A wealthy man falls madly in love with a sheep in Argentine novelist-playwright Sergio Bizzio’s directing bow “Animal,” a surreal black comedy with overtones of Bunuel. Intermittently funny and macabre while taking a good poke at the useless upper classes, the prize-winning screenplay loses some of its irony through pedestrian screen work and acting. Pic is most noteworthy for a handful of startling, barely offscreen scenes of bestiality, which come off deadly serious. Lacking the transgressive sensuality of a filmmaker like Walerian Borowczyk, or the comforting explanation that the hero is a loony, these scenes are hard to mesh with the film’s generally farcical tone and could be a little disturbing to the hip arthouse viewers to whom pic is addressed. Subject matter should nonetheless stir up some interest on various offshore video shelves.
After 29 years of marriage, Alberto (Carlos Roffe) and his socialite frau, Natalie (Cristina Banegas), have little to say to each other. While on summer vacation at their ranch, Alberto suddenly notices a fluffy white sheep and has his overseer, Miranda (Pepe Monje), put it in the barn. That night, overcome with lust, he gives in to an urgent desire to visit “Fanny.” Natalie begins to notice a funny smell on Alberto’s clothes and accidentally witnesses his showdown with the overseer, who has also noticed the sheep’s attractiveness.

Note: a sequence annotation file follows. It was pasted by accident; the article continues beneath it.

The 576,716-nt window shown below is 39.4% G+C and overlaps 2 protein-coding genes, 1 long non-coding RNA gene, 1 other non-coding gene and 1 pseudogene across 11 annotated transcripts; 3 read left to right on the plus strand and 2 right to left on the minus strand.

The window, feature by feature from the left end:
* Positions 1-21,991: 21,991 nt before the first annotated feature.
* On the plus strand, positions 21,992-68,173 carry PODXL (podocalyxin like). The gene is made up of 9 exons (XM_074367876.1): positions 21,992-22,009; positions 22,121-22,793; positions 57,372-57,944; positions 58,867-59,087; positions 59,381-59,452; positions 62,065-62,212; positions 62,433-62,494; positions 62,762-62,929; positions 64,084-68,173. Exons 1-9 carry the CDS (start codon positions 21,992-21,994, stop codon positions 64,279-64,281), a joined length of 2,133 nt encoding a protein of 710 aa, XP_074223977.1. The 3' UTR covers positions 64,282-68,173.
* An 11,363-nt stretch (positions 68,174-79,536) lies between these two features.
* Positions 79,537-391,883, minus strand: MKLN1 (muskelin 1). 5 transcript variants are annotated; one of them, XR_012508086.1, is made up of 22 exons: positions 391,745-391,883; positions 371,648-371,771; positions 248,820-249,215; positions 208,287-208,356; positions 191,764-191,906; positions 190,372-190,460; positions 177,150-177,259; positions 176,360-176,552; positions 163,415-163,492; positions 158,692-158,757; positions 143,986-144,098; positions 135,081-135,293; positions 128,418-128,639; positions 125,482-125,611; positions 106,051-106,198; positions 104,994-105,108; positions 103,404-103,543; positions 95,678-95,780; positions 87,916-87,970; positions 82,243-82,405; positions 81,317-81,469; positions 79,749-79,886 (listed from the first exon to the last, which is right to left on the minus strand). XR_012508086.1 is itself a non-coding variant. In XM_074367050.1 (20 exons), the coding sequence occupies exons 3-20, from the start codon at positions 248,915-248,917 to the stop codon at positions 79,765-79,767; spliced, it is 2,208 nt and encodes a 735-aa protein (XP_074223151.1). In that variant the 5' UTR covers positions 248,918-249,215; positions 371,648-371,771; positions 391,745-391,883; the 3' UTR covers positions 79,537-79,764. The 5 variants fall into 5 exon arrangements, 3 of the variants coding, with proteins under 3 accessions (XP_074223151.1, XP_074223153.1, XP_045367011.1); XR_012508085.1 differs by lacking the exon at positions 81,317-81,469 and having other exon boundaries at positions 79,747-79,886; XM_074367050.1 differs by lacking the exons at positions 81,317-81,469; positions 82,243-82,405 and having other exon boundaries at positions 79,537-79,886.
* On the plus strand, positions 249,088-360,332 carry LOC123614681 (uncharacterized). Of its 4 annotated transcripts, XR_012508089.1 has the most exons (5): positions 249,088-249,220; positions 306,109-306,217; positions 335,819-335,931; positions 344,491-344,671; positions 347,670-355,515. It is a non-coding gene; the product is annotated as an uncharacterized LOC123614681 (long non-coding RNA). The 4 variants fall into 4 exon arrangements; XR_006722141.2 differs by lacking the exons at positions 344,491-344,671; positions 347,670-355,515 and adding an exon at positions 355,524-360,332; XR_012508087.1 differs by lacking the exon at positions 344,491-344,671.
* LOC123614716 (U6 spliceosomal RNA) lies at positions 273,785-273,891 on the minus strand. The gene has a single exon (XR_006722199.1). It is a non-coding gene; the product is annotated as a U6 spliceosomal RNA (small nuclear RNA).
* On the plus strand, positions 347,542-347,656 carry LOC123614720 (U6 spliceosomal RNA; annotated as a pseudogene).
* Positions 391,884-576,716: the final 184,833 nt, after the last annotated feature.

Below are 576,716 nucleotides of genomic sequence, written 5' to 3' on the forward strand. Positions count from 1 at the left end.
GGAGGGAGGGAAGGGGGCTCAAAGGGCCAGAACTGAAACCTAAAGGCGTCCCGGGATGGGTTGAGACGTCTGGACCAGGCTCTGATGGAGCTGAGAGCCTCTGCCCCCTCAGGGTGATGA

But unlike the lustful Miranda, Alberto is deeply in love with Fanny. In a delicate scene full of ambiguous nuances, he tries to teach her to pronounce his name, recognizing what he wants to hear in her inarticulate bleating. He becomes mortally jealous of a black ram and finally stages a marriage ceremony on the lawn to cement his love. Alberto ruthlessly eliminates all those who refuse to understand his feelings, and story slips into blood-soaked horror mode.
In its best moments, the film shows some wicked insights into the characters: Natalie’s exotic paintings all depict herself, while Miranda’s raunchy pals treat women like animals. Writer-director Bizzio’s chief difficulty is finding a consistent tone to unite all his ideas. Pic veers from tragic love story to black comedy, from irony to gruesome horror, without much control.
Apart from the severely distinguished Roffe, who gamely gives life to the ambiguous Alberto, and a restrained perf from Fanny, cast has an under-directed look.